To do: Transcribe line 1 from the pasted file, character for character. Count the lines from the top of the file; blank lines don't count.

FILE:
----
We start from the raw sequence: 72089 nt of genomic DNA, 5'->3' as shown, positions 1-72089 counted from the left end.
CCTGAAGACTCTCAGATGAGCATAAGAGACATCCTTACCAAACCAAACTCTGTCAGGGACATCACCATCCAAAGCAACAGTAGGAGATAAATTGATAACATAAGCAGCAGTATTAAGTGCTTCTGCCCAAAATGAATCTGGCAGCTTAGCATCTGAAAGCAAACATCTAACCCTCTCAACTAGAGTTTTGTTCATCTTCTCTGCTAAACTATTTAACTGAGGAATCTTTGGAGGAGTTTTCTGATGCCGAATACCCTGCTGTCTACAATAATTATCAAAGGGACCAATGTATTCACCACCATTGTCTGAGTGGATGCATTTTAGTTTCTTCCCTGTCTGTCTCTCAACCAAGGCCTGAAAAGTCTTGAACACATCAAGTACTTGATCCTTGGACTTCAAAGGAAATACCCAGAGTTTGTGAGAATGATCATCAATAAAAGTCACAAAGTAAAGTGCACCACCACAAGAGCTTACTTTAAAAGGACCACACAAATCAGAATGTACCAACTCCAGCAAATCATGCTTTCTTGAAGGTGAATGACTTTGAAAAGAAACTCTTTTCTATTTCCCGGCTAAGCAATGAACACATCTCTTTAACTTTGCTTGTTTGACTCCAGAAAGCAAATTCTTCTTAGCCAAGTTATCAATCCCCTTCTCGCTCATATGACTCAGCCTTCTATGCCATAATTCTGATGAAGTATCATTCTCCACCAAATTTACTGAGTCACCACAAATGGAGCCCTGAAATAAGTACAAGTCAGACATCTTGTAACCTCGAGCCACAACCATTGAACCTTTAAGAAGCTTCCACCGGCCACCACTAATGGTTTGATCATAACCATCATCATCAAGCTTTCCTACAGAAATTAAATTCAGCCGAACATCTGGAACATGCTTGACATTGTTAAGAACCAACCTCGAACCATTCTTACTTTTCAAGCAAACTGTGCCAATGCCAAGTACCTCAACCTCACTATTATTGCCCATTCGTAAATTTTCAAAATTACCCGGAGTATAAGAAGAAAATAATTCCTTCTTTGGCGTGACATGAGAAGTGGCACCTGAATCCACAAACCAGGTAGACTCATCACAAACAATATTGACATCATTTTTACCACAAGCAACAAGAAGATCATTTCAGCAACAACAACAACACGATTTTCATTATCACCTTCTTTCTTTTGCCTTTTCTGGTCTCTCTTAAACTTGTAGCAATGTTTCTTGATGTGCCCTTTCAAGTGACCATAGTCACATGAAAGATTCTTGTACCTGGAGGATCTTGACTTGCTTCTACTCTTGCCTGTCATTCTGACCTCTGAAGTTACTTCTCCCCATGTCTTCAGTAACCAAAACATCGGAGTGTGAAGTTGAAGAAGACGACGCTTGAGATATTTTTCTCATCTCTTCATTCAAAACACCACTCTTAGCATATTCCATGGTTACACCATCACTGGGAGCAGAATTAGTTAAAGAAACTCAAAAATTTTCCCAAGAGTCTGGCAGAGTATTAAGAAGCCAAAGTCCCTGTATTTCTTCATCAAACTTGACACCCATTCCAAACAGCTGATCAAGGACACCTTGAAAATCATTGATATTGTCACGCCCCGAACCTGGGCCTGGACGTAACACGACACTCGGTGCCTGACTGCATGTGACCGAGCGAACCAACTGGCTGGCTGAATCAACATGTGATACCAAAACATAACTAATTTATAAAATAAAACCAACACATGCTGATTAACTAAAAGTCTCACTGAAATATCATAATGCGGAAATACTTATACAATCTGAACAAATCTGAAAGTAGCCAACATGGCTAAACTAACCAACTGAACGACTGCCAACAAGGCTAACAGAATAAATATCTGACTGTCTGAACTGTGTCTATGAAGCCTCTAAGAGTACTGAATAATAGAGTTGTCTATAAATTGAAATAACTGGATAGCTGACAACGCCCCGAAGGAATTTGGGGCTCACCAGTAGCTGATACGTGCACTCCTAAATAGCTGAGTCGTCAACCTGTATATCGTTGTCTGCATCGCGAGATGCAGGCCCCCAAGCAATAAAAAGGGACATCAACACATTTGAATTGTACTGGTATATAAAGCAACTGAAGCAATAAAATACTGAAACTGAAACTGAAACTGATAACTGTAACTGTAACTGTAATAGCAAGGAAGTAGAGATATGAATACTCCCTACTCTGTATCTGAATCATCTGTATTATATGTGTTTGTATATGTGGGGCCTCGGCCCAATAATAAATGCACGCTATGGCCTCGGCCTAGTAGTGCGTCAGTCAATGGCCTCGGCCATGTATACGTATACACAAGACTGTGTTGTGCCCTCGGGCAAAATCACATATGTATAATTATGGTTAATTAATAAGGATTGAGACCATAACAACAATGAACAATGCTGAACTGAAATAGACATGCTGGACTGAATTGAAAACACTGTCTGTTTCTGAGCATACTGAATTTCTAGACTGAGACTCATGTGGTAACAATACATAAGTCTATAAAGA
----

We start from the raw sequence: 72089 nt of genomic DNA, 5'->3' as shown, positions 1-72089 counted from the left end.